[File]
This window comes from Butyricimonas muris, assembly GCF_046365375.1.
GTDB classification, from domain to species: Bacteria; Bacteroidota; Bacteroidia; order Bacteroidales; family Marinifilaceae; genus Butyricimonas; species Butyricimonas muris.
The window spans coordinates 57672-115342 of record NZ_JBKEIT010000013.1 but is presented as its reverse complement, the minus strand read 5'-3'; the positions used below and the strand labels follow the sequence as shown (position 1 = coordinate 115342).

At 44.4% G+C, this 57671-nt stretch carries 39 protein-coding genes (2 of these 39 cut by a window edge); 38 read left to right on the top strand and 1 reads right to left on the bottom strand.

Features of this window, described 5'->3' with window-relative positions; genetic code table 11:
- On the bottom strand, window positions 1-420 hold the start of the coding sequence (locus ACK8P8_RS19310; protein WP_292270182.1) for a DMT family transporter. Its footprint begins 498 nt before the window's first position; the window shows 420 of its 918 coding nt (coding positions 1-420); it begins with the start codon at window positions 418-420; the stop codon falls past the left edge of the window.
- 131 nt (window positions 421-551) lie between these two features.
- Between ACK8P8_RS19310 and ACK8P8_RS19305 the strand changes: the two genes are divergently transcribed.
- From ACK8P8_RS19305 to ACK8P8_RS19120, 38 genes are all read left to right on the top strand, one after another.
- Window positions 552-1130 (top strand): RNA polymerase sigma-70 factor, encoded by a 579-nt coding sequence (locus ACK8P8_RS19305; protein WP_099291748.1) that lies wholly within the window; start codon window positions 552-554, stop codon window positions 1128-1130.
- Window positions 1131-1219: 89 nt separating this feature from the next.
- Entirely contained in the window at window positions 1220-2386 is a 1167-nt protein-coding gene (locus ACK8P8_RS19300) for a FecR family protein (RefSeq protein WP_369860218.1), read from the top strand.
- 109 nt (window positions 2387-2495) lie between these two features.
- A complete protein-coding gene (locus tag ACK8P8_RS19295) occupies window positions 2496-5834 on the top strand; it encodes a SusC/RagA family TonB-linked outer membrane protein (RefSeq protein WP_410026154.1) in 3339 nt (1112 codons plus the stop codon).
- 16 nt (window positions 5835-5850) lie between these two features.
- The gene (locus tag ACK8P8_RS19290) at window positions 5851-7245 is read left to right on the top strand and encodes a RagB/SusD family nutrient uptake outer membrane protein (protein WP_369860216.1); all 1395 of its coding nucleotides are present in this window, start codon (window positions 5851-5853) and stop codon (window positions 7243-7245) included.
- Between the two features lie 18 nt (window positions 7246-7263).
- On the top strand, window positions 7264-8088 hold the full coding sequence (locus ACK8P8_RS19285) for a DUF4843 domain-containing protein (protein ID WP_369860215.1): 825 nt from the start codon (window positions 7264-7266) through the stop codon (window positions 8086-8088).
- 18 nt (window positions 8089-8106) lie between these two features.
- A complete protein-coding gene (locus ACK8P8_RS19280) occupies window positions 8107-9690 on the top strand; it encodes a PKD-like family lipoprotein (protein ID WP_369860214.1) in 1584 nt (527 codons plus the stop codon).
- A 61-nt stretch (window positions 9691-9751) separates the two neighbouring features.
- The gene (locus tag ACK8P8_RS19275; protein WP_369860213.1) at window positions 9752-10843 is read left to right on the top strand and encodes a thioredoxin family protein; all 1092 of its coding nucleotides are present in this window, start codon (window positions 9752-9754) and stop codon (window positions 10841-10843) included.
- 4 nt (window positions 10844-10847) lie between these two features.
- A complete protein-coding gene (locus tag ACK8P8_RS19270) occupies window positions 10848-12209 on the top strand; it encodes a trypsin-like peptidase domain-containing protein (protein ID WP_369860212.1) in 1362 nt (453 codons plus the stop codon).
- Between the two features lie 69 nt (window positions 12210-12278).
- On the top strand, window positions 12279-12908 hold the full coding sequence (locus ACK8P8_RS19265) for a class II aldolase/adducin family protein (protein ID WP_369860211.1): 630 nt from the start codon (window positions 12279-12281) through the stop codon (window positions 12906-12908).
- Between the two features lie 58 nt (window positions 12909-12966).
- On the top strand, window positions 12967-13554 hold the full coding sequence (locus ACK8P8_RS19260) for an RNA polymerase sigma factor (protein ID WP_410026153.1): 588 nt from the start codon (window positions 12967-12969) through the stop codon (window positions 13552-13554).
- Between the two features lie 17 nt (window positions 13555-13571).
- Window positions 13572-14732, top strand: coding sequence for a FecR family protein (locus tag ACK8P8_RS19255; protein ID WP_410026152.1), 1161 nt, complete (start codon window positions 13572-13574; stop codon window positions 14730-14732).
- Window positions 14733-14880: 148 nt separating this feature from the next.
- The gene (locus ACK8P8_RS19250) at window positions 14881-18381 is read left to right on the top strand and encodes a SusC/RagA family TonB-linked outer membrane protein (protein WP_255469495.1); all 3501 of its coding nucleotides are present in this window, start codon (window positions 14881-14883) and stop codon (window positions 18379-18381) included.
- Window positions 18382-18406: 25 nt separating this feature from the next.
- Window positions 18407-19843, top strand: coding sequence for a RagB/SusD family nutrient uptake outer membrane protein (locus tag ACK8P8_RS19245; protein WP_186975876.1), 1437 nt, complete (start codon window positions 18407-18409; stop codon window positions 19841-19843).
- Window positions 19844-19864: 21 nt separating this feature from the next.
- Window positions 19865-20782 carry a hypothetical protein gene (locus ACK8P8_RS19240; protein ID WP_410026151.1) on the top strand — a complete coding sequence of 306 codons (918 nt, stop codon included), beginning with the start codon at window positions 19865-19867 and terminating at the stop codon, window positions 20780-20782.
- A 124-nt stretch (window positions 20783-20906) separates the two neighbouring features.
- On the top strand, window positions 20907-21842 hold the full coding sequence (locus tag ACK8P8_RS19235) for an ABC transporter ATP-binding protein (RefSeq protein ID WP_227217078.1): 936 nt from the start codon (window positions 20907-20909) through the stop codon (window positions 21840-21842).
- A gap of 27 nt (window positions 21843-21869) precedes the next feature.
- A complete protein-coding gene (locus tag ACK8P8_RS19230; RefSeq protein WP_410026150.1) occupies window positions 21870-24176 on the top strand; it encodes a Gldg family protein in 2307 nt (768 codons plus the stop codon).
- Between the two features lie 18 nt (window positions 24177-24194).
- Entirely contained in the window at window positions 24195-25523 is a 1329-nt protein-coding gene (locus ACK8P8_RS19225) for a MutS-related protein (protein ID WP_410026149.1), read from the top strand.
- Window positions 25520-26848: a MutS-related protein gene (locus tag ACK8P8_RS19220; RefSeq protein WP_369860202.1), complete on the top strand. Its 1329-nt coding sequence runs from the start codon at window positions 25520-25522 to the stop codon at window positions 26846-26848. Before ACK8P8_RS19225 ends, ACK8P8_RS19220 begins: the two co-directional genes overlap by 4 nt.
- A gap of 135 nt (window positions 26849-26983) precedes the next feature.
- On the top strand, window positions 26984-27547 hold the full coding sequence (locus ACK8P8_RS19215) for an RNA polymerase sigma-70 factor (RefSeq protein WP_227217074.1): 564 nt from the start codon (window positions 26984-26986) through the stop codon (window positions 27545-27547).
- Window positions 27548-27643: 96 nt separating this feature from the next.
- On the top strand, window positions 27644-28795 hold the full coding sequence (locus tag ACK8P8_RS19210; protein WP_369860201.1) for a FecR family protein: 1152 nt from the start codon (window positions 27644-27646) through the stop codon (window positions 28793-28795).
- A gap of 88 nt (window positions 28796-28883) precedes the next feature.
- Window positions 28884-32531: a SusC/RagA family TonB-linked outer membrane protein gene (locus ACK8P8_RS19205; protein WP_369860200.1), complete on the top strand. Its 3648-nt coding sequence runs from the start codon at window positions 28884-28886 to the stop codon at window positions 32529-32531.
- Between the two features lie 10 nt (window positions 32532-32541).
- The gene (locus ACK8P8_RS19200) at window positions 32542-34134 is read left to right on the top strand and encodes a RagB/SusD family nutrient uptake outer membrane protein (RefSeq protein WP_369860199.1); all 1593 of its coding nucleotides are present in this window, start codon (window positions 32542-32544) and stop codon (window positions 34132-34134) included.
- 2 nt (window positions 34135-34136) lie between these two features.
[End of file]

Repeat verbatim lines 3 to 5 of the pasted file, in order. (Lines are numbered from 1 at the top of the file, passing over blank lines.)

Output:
The window spans coordinates 57672-115342 of record NZ_JBKEIT010000013.1 but is presented as its reverse complement, the minus strand read 5'-3'; the positions used below and the strand labels follow the sequence as shown (position 1 = coordinate 115342).

At 44.4% G+C, this 57671-nt stretch carries 39 protein-coding genes (2 of these 39 cut by a window edge); 38 read left to right on the top strand and 1 reads right to left on the bottom strand.

Features of this window, described 5'->3' with window-relative positions; genetic code table 11: